Hill, Cordero Get Red Sox Back to .500 in Sweep

June 5

Before the game starts, here are some firsts, courtesy of Red Sox Nation Stats. Yesterday was the first time Boston shut out Oakland by at least eight runs since 2004 (11-0 in Boston), and it was also the first time it happened in California since a 10-0 win in 1985. Montas pitches for Oakland against Hill in the last game of the series. Montas got his start here in Boston before being traded away in the deal that brought Jake Peavy to Boston nearly ten years ago. The first two batters hit singles on the first three pitches to open up the game, and then Devers singles to left to score Duran and give Boston the early 1-0 lead after six pitches. With one out, Verdugo singles to left, loading the bases, but Montas pitches around it and gives the A’s a huge break. They’ll take just one run in a 30-pitch inning over the alternative any day! Pinder leads off the bottom of the frame with a double down the third-base line, eventually scoring on Laureano’s double down the right-field line to tie it at 1-1. That is the only damage inflicted. Hill is more efficient, only throwing 18 pitches. Hill pitches very well after the rough start.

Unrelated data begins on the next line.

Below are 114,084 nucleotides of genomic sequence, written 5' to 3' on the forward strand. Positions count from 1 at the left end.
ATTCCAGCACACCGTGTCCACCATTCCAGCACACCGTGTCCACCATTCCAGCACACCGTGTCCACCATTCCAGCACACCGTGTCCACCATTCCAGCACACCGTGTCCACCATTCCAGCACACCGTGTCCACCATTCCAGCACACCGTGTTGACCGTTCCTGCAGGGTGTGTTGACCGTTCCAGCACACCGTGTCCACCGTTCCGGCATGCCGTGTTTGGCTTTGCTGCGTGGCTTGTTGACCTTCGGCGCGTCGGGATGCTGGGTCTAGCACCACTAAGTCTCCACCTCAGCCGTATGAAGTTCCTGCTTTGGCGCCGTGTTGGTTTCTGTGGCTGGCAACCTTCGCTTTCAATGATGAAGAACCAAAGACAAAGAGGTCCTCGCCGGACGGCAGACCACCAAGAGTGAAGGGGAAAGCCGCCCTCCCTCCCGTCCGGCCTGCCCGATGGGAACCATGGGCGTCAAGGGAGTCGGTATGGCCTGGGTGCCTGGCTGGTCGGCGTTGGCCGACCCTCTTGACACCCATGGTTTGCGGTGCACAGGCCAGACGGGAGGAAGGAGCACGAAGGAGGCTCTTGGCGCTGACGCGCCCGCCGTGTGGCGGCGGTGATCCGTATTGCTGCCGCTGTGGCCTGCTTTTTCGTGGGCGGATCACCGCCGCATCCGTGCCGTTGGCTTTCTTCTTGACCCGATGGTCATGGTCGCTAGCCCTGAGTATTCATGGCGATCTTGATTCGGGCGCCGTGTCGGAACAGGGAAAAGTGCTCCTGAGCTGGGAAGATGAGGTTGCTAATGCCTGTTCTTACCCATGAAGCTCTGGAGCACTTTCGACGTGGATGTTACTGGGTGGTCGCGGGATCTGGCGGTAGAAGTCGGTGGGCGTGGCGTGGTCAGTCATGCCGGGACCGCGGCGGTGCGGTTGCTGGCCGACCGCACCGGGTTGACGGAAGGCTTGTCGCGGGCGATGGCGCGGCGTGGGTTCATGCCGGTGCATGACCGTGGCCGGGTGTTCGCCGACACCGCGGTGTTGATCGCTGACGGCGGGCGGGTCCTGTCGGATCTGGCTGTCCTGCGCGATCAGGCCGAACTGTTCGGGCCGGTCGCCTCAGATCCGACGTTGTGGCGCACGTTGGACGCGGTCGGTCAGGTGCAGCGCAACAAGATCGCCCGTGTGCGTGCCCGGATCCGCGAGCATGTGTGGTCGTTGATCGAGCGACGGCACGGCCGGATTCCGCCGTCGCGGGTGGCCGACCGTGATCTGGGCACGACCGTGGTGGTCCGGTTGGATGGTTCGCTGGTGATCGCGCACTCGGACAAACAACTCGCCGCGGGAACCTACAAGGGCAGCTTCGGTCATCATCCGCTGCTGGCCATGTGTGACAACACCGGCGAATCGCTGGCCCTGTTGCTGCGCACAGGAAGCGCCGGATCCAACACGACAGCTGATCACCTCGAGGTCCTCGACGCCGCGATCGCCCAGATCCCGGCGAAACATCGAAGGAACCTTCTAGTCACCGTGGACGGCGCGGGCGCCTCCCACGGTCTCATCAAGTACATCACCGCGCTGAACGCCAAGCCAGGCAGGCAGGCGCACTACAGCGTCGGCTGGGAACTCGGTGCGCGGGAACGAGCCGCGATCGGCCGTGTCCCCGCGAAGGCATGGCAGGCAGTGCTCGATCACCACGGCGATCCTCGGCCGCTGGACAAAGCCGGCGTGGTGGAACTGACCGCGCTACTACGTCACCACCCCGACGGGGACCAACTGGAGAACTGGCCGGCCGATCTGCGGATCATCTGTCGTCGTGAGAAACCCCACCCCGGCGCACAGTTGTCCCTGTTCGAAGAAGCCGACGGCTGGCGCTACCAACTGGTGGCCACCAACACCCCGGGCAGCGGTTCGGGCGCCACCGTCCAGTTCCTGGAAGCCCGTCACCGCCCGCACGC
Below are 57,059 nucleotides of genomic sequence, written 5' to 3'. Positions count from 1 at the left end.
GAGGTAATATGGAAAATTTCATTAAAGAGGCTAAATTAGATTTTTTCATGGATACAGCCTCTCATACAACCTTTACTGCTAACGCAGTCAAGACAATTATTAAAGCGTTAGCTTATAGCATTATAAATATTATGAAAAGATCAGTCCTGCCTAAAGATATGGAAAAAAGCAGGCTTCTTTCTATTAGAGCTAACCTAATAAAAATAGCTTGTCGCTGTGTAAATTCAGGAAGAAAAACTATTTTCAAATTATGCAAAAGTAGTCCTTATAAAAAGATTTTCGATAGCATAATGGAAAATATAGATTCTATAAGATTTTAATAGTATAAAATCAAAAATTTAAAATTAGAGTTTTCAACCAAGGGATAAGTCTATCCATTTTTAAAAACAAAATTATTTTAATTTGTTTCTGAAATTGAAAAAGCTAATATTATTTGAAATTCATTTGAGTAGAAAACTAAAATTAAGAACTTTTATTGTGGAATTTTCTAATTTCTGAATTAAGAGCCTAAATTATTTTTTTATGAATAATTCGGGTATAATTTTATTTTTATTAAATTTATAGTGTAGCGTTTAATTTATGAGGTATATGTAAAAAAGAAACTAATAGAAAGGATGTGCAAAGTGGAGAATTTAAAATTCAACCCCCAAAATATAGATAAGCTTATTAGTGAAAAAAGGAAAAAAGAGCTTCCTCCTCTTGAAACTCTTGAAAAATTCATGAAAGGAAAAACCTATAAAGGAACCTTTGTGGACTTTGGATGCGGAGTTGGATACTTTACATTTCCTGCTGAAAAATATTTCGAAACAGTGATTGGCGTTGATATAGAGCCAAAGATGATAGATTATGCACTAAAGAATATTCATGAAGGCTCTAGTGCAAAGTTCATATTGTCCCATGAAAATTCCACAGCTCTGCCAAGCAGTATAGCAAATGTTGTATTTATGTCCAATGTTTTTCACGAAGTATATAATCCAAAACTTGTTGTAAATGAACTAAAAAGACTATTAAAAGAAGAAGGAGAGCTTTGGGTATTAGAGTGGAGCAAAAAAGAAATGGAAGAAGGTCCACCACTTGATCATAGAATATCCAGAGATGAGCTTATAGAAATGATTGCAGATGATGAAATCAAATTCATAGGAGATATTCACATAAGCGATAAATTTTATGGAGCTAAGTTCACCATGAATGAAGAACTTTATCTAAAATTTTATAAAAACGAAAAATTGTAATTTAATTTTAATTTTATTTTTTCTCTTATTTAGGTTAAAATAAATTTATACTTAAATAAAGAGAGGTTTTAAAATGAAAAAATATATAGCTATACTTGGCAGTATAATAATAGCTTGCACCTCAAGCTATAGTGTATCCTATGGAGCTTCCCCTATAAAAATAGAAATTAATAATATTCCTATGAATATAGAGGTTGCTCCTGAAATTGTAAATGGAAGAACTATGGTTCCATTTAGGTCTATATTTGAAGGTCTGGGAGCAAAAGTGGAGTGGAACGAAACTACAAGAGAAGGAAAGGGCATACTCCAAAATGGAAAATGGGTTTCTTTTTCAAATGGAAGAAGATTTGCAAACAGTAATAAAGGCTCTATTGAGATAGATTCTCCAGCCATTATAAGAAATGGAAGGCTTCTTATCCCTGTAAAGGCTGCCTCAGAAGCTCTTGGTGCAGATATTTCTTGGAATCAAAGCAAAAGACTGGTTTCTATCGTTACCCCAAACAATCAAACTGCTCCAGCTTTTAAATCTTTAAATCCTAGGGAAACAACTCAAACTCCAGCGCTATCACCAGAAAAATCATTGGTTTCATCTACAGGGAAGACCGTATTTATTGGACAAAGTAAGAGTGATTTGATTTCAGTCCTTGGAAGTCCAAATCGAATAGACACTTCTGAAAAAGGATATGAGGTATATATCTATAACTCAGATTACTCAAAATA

The first two batters reach for the Sox in the top of the sixth. With two out, Cordero homers to left to make it 4-1 and put Boston in the lead again.

Hill is more efficient, only throwing 18 pitches. Hill pitches very well after the rough start. In fact, he’s perfect from the second inning through the end of the sixth. After a leadoff single in the seventh, though, he’s done. He only has 78 pitches. I would have liked to have seen him go longer than 6+. The Athletics load the bases with two out later in the frame, but the go-ahead run strikes out as Schreiber gets out of his own mess. Devers leads off the top of the eighth by extending the lead to 5-1 with his twelfth home run down the left-field line. With one out in the bottom of the ninth, Bethancourt doubles to the gap. He moves to third on a groundout and scores on a single to center by Kemp to make it 5-2. That is the final, so Cordero’s home run ends up being critical to helping the Red Sox get back to .500 at 27-27.